Steve: In all plans, the line is on the surface west of Mt. Dennis.

    As to the island of refuge, the Spadina line plays that role from College to King if not beyond. I’m not saying that would be ideal at the Weston Rd. intersection but the concept is hardly unheard of and with a few safety features perhaps it could work. Before the PRW went in Spadina was almost impossible for pedestrians to cross between traffic llghts.


  17. Steve:

    “In any event, if it’s for emergency turnbacks, they can do that just as well with a crossover east of the station.”

    From the TTC engineer’s comments at the York Civic Centre meeting, I think that the TTC wants to be able schedule part of the service to run only in the subway section and that would work better with far side pocket tracks. Mind you it does not make it to the Don Mills LRT, to the Weston GO corridor nor the Jane LRT, but what do you want, to be able to carry passengers or to show a good headway?

    Steve: Yes, this is a fundamental problem with what the TTC plans imply. Logical places for turnbacks or branches in service are at Jane in the west and at Don Mills in the east, both of which are beyone any possible ATO limits.


  18. I have known that this “public consultation” was a farce from the beginning. People couldn’t have been any more vocal on the layout at Weston Road and the route to the airport. The planners seemed to reply to the public with a form letter discussing “creating avenues” despite the fact that Weston Road is already urban and there is no chance of creating an urban avenue on Eglinton between Martin Grove and Matheson nor is there any opportunity for creating an urban avenue on Silver Dart.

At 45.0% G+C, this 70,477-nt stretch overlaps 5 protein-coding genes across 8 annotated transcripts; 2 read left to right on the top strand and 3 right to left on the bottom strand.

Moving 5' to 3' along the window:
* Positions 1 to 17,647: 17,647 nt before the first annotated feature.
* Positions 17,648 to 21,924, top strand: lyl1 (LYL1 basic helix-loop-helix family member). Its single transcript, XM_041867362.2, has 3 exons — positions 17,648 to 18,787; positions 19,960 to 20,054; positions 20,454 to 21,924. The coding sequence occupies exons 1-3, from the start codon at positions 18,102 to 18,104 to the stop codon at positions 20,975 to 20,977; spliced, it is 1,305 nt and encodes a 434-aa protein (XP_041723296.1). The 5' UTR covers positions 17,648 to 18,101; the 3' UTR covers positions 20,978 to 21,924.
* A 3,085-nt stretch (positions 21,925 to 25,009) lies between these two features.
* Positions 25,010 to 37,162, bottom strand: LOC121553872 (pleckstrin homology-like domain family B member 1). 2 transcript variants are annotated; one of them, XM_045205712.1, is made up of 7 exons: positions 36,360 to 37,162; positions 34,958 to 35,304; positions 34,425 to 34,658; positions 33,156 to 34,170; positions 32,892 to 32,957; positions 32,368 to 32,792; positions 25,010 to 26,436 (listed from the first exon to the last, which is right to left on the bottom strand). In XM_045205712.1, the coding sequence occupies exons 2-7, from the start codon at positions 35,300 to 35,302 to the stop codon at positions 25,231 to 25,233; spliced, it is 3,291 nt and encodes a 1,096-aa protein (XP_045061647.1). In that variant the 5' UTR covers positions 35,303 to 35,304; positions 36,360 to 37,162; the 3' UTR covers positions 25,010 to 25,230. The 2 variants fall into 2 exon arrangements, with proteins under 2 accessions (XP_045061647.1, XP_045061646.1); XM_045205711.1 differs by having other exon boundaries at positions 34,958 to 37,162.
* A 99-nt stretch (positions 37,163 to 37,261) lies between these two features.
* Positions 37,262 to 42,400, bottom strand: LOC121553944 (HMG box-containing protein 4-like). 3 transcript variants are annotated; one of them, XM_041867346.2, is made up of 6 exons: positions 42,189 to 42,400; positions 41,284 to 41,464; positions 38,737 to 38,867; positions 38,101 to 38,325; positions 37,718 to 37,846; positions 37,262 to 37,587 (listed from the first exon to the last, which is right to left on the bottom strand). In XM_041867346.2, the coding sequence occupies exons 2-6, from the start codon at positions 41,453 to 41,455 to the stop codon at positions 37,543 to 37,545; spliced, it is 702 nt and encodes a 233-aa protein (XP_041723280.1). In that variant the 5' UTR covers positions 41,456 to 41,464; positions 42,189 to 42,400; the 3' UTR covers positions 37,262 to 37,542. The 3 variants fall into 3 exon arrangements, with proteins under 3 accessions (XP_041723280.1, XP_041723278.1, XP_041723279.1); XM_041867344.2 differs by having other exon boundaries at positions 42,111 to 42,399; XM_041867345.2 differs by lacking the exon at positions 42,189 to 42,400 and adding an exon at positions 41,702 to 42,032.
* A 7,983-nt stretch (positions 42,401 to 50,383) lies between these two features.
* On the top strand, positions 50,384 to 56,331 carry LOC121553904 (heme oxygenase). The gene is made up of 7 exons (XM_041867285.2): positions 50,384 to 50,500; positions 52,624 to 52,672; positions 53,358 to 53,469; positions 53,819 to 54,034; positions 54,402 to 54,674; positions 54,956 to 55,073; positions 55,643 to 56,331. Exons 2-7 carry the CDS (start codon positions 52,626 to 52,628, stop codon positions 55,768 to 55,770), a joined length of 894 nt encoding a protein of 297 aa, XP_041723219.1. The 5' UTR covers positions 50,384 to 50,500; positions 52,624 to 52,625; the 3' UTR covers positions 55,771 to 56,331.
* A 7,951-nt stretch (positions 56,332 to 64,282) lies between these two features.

The lack of a stop under the Georgetown corridor with a comment on the diagram “connection to be determined in a future study” is a complete joke. If they go ahead with a stop west of Weston and at Black Creek then all this future study is going to tell us is that people are going to have to walk further because changing things after the fact is too expensive. The time to widen the Eglinton tunnel under the Georgetown corridor to allow a convenient transfer is now because Metrolinx is about to spend money adding tracks over the road. If those bridges are built to only allow the existing road width with no space for LRT platforms there will never be a connection.


  19. Steve I wonder if we aren’t merely witnessing a display ofr Nimbyism up in Mt. Dennis. Surelyif they got the subway they seem to want the same houses would be expropriated and maybe more. The fear of the line cutting up the neighbourhood sounds much like the fears that were raised over the streetcars on Spadina which resulted in a postponement of the boulevards on that route. I think this article from the Star perhaps issustrates the suburban nmentality we are witnessing.–porter-save-our-sheppard-group-missing-the-point